August 3rd is the feast of St Oswald, King of Northumbria. Oswald was born around 604, and was King of Northumbria from 634 until his death. Oswald’s father Æthelfrith ruled over Bernicia, and later over Deira, thus becoming the first to rule the two constituent kingdoms of Northumbria (Bernicia in the north, Deira to the south).
Æthelfrith was killed in battle around 616 by Raedwald, King of East Anglia, with the result that Oswald and his brothers were forced to flee to the north. Oswald himself grew up in the Irish kingdom of Dál Riata in northern Britain, where he was converted to Christianity.
Æthelfrith had been succeeded as King of Northumbria by St Edwin, but, after Edwin had been defeated and killed by Cadwallon ap Cadfan (King of Gwynedd) and the pagan Penda (King of Mercia) in the Battle of Hatfield Chase in 632/633, Northumbria was once again divided between its constituent kingdoms of Bernicia and Deira.
Oswald’s brother Eanfrith became king of Bernicia, but he too was slain by Cadwallon, whom Oswald confronted in 634 at Heavenfield near Hexham. Before the commencement of battle, inspired by a vision of St Columba the previous night (as recounted by Adomnán in his Life of St Columba), Oswald knelt before a large wooden Cross, commanding his army to join him in earnest prayer.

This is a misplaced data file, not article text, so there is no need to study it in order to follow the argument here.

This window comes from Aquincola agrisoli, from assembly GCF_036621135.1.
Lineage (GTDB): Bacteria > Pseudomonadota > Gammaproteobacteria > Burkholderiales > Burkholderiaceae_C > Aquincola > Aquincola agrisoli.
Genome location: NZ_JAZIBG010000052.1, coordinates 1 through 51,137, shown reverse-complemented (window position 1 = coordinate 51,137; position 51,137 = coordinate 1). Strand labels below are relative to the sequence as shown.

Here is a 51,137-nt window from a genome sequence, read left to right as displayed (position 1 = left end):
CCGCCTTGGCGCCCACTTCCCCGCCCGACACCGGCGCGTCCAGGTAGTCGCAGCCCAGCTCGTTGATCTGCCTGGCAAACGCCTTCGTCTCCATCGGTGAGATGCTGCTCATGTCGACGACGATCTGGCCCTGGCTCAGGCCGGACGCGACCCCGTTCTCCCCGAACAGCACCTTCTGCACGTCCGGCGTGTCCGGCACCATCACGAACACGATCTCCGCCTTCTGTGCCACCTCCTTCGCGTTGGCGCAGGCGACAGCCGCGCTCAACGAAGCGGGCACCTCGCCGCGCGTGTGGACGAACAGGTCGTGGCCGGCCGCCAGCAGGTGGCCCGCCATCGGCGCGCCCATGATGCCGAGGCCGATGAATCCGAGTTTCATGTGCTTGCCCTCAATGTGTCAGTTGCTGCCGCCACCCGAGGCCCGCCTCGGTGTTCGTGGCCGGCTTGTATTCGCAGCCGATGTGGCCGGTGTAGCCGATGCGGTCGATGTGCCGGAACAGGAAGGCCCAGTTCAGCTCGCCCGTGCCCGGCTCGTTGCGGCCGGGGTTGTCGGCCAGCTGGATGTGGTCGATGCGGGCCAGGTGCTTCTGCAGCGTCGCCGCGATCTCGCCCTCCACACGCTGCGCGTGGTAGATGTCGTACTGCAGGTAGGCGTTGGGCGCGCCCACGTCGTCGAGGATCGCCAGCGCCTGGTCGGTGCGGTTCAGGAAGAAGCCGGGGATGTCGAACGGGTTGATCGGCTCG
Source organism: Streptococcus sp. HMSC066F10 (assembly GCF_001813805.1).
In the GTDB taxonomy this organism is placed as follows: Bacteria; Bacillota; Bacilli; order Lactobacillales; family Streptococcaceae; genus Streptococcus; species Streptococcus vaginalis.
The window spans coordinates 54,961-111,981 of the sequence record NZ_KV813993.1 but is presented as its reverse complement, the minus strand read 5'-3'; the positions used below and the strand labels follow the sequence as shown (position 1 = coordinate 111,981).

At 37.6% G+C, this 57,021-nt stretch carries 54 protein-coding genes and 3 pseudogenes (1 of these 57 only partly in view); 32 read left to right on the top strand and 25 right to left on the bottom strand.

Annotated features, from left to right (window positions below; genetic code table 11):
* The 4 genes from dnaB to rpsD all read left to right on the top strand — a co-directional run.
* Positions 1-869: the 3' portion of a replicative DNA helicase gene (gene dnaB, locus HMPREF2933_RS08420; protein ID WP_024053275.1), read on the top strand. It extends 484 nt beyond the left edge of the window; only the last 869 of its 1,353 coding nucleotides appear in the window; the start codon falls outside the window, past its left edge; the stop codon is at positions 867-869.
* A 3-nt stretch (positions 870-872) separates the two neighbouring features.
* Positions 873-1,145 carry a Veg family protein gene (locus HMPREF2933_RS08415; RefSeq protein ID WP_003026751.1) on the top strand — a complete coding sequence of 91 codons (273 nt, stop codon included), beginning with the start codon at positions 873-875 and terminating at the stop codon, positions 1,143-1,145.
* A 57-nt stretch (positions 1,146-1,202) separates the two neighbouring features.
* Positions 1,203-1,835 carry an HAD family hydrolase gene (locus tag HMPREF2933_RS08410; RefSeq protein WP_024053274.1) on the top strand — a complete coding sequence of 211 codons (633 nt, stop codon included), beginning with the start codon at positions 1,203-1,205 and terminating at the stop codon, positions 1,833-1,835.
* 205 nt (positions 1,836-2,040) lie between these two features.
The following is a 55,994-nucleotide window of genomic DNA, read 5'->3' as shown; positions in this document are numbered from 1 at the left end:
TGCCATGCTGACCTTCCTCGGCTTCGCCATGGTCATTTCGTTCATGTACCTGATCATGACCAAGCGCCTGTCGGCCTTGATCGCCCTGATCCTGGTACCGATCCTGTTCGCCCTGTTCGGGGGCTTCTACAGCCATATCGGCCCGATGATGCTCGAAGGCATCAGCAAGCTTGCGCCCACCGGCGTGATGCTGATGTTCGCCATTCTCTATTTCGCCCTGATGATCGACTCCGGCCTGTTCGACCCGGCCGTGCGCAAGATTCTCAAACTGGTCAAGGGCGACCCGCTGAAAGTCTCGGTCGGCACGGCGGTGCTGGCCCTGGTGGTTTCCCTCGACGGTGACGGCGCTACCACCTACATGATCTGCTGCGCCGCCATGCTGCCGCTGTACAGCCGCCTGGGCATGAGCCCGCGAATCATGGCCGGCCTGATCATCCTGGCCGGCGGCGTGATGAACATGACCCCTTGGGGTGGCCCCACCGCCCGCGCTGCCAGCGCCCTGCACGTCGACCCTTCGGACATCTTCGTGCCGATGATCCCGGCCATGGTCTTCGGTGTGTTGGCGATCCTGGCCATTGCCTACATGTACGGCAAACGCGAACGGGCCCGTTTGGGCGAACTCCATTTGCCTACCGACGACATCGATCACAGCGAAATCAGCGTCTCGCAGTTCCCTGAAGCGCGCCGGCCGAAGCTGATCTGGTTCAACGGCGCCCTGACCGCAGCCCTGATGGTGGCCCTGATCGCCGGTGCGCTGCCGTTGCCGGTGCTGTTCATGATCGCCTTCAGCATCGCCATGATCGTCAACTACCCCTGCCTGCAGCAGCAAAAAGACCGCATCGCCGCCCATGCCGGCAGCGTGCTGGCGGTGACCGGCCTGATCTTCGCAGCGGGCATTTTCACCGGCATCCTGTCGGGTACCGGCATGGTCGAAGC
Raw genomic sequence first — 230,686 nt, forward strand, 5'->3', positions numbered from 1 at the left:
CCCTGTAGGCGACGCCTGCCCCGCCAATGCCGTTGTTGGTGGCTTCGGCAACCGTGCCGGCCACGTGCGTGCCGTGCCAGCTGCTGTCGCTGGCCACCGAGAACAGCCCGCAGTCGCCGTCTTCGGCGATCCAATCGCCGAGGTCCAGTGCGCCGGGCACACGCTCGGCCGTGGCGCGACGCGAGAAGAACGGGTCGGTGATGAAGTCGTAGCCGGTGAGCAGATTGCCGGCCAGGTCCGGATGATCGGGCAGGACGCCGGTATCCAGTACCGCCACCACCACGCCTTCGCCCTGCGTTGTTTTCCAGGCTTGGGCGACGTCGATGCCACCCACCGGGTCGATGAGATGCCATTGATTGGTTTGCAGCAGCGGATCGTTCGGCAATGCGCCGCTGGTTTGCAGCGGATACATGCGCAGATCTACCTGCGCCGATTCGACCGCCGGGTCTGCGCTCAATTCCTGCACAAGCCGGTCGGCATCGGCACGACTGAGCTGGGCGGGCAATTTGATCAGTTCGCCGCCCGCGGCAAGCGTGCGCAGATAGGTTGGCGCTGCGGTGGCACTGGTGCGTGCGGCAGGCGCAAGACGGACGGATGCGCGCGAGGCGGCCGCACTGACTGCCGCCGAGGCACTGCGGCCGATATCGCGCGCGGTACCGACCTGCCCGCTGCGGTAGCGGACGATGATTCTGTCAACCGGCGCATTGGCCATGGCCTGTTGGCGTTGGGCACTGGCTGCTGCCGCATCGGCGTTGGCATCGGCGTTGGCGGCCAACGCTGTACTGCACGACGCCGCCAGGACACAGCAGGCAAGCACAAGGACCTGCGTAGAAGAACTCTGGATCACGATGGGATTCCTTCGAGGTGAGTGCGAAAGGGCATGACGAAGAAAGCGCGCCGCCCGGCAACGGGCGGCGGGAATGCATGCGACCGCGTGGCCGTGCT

His council agreed that they would be baptised and accept Christianity after the battle, and, in spite of their greater numbers, the pagan British were heavily defeated by the soon-to-be-baptised Northumbrian.
As a result of his victory at Heavenfield, Oswald reigned over a united Northumbria, and was established as the most powerful king in the British Isles – Adomnán describes him as “ordained by God as Emperor of all Britain”), while Bede states that he “brought under his dominion all the nations and provinces of Britain”.
Edwin had converted to Christianity in 627, but Christianity had never really taken hold in the region. Oswald invited the Irish of Dál Riata to send a bishop – St Aidan – to help convert his subjects, and Oswald furnished Aidan with the island of Lindisfarne to Aidan as his center of operations and episcopal see, often acting as his interpreter when he was preaching, as Aidan’s grasp of Anglo-Saxon was initially poor, whereas Oswald was a good Irish-speaker.
In 642 Oswald was killed in battle (probably at Oswestry) and dismembered at the hands of the pagan King Penda of Mercia. According to Bede he final act in the face of imminent death was to pray for the souls of his own soldiers.
The site of Oswald’s death soon came to be associated with miracles. Many regarded his death as a martyrdom, though Bede sees his sanctity as consisting more in his great personal holiness, and, in particular, in his love and compassion towards the poor.